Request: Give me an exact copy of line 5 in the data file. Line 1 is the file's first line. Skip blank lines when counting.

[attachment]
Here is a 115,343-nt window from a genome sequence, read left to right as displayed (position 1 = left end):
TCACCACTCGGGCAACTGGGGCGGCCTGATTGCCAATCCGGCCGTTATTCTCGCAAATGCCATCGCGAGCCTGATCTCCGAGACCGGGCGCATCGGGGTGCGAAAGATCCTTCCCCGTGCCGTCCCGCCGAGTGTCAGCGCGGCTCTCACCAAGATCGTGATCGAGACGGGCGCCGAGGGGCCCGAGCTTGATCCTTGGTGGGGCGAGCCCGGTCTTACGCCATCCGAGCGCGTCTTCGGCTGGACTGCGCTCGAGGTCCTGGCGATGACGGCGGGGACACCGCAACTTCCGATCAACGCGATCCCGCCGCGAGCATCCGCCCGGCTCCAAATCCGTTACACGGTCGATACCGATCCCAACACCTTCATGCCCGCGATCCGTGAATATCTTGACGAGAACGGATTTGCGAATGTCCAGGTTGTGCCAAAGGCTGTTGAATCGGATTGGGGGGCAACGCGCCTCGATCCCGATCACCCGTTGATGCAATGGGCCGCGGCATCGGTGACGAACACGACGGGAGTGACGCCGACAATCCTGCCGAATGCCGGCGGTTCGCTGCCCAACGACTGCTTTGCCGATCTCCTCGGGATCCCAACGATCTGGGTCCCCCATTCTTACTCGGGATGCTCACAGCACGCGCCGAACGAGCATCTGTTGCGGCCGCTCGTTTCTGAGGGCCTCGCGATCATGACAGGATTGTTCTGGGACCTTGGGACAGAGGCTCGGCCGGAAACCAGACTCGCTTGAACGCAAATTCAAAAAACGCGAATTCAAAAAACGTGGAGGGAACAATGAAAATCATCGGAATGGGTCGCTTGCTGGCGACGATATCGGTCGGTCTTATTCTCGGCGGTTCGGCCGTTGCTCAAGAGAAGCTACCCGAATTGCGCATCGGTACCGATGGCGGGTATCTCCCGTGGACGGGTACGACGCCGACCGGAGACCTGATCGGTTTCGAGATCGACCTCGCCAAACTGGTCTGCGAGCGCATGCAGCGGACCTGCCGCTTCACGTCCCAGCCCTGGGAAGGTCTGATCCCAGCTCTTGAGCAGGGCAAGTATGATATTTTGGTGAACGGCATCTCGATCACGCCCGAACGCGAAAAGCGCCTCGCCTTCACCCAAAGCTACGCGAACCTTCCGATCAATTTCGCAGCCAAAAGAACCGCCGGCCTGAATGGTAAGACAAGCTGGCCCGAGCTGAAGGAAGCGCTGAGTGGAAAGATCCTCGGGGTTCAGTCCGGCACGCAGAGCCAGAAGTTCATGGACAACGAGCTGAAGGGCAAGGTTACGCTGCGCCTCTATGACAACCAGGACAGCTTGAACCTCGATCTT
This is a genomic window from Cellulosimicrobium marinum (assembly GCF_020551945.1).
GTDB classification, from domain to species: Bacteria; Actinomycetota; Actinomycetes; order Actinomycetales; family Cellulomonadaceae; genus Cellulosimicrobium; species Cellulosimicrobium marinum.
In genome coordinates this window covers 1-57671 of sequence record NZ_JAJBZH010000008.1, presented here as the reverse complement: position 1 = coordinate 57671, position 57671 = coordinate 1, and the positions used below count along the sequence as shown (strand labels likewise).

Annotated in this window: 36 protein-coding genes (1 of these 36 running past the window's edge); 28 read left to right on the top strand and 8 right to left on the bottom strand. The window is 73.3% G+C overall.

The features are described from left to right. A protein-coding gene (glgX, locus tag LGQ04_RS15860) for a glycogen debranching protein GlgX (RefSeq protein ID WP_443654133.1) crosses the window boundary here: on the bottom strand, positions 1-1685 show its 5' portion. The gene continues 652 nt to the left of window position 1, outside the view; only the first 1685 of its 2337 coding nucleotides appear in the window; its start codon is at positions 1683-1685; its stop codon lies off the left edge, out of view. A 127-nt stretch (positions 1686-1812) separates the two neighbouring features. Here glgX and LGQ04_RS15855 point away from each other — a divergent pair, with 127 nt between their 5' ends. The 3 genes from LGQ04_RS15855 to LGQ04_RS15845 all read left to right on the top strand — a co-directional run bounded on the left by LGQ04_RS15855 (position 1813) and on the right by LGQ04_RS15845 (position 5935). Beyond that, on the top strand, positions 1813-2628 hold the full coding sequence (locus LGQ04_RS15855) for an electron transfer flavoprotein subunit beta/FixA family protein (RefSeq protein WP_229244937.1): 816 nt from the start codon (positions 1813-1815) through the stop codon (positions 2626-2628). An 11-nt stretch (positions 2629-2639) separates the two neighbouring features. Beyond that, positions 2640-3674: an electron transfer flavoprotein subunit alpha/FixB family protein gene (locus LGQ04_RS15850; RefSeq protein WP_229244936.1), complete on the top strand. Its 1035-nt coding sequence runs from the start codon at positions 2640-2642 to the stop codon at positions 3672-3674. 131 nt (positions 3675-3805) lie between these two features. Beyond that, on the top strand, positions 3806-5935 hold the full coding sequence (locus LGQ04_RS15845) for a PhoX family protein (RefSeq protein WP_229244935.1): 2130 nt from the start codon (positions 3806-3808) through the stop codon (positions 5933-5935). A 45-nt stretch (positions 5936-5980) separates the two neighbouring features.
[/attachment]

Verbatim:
In genome coordinates this window covers 1-57671 of sequence record NZ_JAJBZH010000008.1, presented here as the reverse complement: position 1 = coordinate 57671, position 57671 = coordinate 1, and the positions used below count along the sequence as shown (strand labels likewise).